Have it your way? McDonald’s has found another way to make its existing menu work harder, highlighting four fan-recommended “menu hacks” that combine various items into a single order.
The move positions the quick-service chain along the lines of competitors like In-N-Out Burger, whose fans admire what they call a “secret menu,” or the ability to order custom preparations of its ingredients and items, such as having sandwiches cut in half or fries that stay longer in the fryer, or grilled cheese sandwiches made of burgerless burgers.
While not going that far—McDonald's says its hacks are meant for fans to assemble on their own—the approach opens customers to the possibility of creating a single sandwich assembled from several items, such as the Hash Brown McMuffin, or the breakfast sandwich served with the hash brown inside the bun, or the “Crunchy McDouble,” a double cheeseburger topped with Chicken McNuggets and sauce.
McDonald’s said it plumbed its “order hacks” from social media accounts—TikTok users who focus on food. It highlighted several of the contributions in a press release, including the Hash Brown McMuffin, which was a suggestion of Sarah Sandlin, whose TikTok account with over 170,000 followers identifies her as a Clemson University student. Also highlighted was a combination of a double cheeseburger and Fillet-O-Fish called the “Surf + Turf,” which McDonald's credited to PJ Mattingly, who goes by @heavyhands94 on social media.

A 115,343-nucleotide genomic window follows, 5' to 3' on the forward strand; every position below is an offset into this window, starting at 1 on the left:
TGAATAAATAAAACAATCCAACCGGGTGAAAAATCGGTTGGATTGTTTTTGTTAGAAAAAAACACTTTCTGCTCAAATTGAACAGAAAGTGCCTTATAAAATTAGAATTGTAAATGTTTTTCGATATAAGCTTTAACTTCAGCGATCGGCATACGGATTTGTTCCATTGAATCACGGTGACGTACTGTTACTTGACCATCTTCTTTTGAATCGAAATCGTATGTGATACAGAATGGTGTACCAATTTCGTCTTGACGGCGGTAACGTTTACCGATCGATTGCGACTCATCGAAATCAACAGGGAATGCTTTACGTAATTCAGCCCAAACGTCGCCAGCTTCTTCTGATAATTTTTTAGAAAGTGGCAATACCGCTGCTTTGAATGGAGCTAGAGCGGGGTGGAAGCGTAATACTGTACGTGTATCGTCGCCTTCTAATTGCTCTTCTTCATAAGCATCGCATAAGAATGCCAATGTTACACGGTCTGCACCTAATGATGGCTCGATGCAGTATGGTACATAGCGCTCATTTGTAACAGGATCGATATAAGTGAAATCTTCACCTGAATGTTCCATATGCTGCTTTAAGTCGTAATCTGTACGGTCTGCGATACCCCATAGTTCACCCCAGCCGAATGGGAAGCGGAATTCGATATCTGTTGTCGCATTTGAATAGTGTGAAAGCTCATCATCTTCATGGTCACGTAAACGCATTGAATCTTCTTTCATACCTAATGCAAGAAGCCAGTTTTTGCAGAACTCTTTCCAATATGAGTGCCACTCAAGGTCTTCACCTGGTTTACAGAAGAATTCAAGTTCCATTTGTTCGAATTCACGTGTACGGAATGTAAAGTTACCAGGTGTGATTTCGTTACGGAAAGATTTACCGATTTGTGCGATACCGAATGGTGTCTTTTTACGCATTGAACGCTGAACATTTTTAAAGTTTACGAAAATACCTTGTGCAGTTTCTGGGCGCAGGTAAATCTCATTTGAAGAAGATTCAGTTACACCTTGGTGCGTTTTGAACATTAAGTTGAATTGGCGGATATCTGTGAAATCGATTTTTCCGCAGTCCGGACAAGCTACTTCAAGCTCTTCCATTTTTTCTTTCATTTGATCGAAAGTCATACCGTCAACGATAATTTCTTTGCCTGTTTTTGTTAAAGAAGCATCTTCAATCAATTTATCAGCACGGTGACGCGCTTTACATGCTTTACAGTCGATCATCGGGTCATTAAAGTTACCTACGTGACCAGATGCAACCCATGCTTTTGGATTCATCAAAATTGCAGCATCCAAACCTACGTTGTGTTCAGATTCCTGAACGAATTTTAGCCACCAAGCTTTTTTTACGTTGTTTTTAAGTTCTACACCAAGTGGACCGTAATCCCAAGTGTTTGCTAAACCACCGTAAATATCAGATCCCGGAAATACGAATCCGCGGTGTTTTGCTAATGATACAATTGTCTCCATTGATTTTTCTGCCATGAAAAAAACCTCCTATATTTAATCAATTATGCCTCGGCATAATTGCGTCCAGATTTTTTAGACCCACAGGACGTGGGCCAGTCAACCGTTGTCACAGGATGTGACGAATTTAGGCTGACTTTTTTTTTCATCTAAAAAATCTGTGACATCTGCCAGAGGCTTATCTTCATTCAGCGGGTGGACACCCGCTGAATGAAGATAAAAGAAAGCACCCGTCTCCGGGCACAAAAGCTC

Mattingly has another mashup in his feed he calls the “McGangbang” that was not cited in McDonald's' press release. McDonald's officials have not responded to Ad Age’s questions over the propriety of aligning its brand with an influencer whose post referenced common slang for rape. It was unclear whether the chain was aware of the post. The connection, intended or not, shows the risks companies take when they cede portions of their marketing to influencers whose social feeds have the potential to stray from messages brands want to convey.
It was not clear how, if at all, the cited influencers were compensated.